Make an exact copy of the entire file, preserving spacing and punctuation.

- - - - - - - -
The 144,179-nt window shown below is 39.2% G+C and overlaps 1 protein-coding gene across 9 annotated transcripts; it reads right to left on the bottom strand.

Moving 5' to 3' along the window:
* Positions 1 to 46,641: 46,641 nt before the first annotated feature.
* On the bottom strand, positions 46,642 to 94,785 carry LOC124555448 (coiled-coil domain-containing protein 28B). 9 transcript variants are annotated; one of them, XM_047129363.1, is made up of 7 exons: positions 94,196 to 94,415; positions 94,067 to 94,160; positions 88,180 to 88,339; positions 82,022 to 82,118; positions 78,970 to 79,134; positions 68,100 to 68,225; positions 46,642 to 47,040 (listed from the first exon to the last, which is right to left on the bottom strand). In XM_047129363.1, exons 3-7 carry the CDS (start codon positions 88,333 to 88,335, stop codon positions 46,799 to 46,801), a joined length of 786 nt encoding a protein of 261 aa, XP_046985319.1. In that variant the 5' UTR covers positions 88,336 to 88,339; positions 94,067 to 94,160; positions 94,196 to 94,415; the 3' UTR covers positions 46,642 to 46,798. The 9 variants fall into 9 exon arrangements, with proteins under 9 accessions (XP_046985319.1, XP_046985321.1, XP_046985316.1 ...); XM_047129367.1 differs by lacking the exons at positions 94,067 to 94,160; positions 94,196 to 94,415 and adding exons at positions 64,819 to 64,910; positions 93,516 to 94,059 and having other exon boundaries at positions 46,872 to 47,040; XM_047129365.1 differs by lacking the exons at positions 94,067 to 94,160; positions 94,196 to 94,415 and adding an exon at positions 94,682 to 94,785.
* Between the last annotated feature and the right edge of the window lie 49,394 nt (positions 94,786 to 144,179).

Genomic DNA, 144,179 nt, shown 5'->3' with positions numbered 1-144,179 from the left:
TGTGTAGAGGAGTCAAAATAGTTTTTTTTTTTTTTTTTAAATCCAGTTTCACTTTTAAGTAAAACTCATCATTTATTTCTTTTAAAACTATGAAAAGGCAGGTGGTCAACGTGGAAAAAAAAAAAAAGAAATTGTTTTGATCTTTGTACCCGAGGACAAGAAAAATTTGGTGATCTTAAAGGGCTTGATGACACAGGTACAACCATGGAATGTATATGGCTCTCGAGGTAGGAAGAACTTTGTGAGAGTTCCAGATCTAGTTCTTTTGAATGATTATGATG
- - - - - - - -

The 144,179-nt window shown below is 39.2% G+C and overlaps 1 protein-coding gene across 9 annotated transcripts; it reads right to left on the bottom strand.

Moving 5' to 3' along the window:
* Positions 1 to 46,641: 46,641 nt before the first annotated feature.
* On the bottom strand, positions 46,642 to 94,785 carry LOC124555448 (coiled-coil domain-containing protein 28B). 9 transcript variants are annotated; one of them, XM_047129363.1, is made up of 7 exons: positions 94,196 to 94,415; positions 94,067 to 94,160; positions 88,180 to 88,339; positions 82,022 to 82,118; positions 78,970 to 79,134; positions 68,100 to 68,225; positions 46,642 to 47,040 (listed from the first exon to the last, which is right to left on the bottom strand). In XM_047129363.1, exons 3-7 carry the CDS (start codon positions 88,333 to 88,335, stop codon positions 46,799 to 46,801), a joined length of 786 nt encoding a protein of 261 aa, XP_046985319.1. In that variant the 5' UTR covers positions 88,336 to 88,339; positions 94,067 to 94,160; positions 94,196 to 94,415; the 3' UTR covers positions 46,642 to 46,798. The 9 variants fall into 9 exon arrangements, with proteins under 9 accessions (XP_046985319.1, XP_046985321.1, XP_046985316.1 ...); XM_047129367.1 differs by lacking the exons at positions 94,067 to 94,160; positions 94,196 to 94,415 and adding exons at positions 64,819 to 64,910; positions 93,516 to 94,059 and having other exon boundaries at positions 46,872 to 47,040; XM_047129365.1 differs by lacking the exons at positions 94,067 to 94,160; positions 94,196 to 94,415 and adding an exon at positions 94,682 to 94,785.
* Between the last annotated feature and the right edge of the window lie 49,394 nt (positions 94,786 to 144,179).

Genomic DNA, 144,179 nt, shown 5'->3' with positions numbered 1-144,179 from the left:
TGTGTAGAGGAGTCAAAATAGTTTTTTTTTTTTTTTTTAAATCCAGTTTCACTTTTAAGTAAAACTCATCATTTATTTCTTTTAAAACTATGAAAAGGCAGGTGGTCAACGTGGAAAAAAAAAAAAAGAAATTGTTTTGATCTTTGTACCCGAGGACAAGAAAAATTTGGTGATCTTAAAGGGCTTGATGACACAGGTACAACCATGGAATGTATATGGCTCTCGAGGTAGGAAGAACTTTGTGAGAGTTCCAGATCTAGTTCTTTTGAATGATTATGATG